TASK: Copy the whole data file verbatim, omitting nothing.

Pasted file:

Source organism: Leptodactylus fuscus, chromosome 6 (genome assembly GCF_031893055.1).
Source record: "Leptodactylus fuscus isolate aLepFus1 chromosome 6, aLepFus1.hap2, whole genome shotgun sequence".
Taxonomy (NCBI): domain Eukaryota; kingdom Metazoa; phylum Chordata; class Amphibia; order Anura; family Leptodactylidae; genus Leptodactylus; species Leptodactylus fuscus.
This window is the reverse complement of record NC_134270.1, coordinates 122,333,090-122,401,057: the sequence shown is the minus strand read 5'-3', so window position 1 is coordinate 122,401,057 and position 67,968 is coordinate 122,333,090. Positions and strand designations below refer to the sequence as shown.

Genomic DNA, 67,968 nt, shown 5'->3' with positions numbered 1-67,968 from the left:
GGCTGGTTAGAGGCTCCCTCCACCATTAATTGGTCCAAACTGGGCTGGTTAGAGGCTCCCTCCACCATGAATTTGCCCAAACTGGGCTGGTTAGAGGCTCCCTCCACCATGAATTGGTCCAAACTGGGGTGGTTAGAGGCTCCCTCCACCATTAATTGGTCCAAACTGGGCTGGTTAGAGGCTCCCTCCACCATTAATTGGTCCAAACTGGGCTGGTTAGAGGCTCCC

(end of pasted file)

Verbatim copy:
Source organism: Leptodactylus fuscus, chromosome 6 (genome assembly GCF_031893055.1).
Source record: "Leptodactylus fuscus isolate aLepFus1 chromosome 6, aLepFus1.hap2, whole genome shotgun sequence".
Taxonomy (NCBI): domain Eukaryota; kingdom Metazoa; phylum Chordata; class Amphibia; order Anura; family Leptodactylidae; genus Leptodactylus; species Leptodactylus fuscus.
This window is the reverse complement of record NC_134270.1, coordinates 122,333,090-122,401,057: the sequence shown is the minus strand read 5'-3', so window position 1 is coordinate 122,401,057 and position 67,968 is coordinate 122,333,090. Positions and strand designations below refer to the sequence as shown.

Genomic DNA, 67,968 nt, shown 5'->3' with positions numbered 1-67,968 from the left:
GGCTGGTTAGAGGCTCCCTCCACCATTAATTGGTCCAAACTGGGCTGGTTAGAGGCTCCCTCCACCATGAATTTGCCCAAACTGGGCTGGTTAGAGGCTCCCTCCACCATGAATTGGTCCAAACTGGGGTGGTTAGAGGCTCCCTCCACCATTAATTGGTCCAAACTGGGCTGGTTAGAGGCTCCCTCCACCATTAATTGGTCCAAACTGGGCTGGTTAGAGGCTCCC